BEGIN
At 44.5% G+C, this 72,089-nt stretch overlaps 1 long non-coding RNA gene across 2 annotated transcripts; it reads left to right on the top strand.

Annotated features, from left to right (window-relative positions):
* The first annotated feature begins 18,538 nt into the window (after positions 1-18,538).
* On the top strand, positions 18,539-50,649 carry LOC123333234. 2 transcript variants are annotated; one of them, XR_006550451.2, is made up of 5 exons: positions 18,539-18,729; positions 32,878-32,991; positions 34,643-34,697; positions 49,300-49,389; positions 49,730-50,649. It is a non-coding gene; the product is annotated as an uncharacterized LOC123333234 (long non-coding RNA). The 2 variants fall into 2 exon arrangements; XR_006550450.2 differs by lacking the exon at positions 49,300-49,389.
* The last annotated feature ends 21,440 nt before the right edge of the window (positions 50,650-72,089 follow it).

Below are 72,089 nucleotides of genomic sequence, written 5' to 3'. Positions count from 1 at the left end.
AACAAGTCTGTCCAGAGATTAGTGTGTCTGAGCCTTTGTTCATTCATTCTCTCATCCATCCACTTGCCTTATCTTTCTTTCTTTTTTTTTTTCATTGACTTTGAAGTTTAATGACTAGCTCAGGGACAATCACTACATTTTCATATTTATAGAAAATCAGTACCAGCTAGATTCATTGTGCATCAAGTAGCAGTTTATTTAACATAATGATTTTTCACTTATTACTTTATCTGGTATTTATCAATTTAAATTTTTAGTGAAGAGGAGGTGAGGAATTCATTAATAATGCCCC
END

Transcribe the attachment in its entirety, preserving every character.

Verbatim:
At 44.5% G+C, this 72,089-nt stretch overlaps 1 long non-coding RNA gene across 2 annotated transcripts; it reads left to right on the top strand.

Annotated features, from left to right (window-relative positions):
* The first annotated feature begins 18,538 nt into the window (after positions 1-18,538).
* On the top strand, positions 18,539-50,649 carry LOC123333234. 2 transcript variants are annotated; one of them, XR_006550451.2, is made up of 5 exons: positions 18,539-18,729; positions 32,878-32,991; positions 34,643-34,697; positions 49,300-49,389; positions 49,730-50,649. It is a non-coding gene; the product is annotated as an uncharacterized LOC123333234 (long non-coding RNA). The 2 variants fall into 2 exon arrangements; XR_006550450.2 differs by lacking the exon at positions 49,300-49,389.
* The last annotated feature ends 21,440 nt before the right edge of the window (positions 50,650-72,089 follow it).

Below are 72,089 nucleotides of genomic sequence, written 5' to 3'. Positions count from 1 at the left end.
AACAAGTCTGTCCAGAGATTAGTGTGTCTGAGCCTTTGTTCATTCATTCTCTCATCCATCCACTTGCCTTATCTTTCTTTCTTTTTTTTTTTCATTGACTTTGAAGTTTAATGACTAGCTCAGGGACAATCACTACATTTTCATATTTATAGAAAATCAGTACCAGCTAGATTCATTGTGCATCAAGTAGCAGTTTATTTAACATAATGATTTTTCACTTATTACTTTATCTGGTATTTATCAATTTAAATTTTTAGTGAAGAGGAGGTGAGGAATTCATTAATAATGCCCC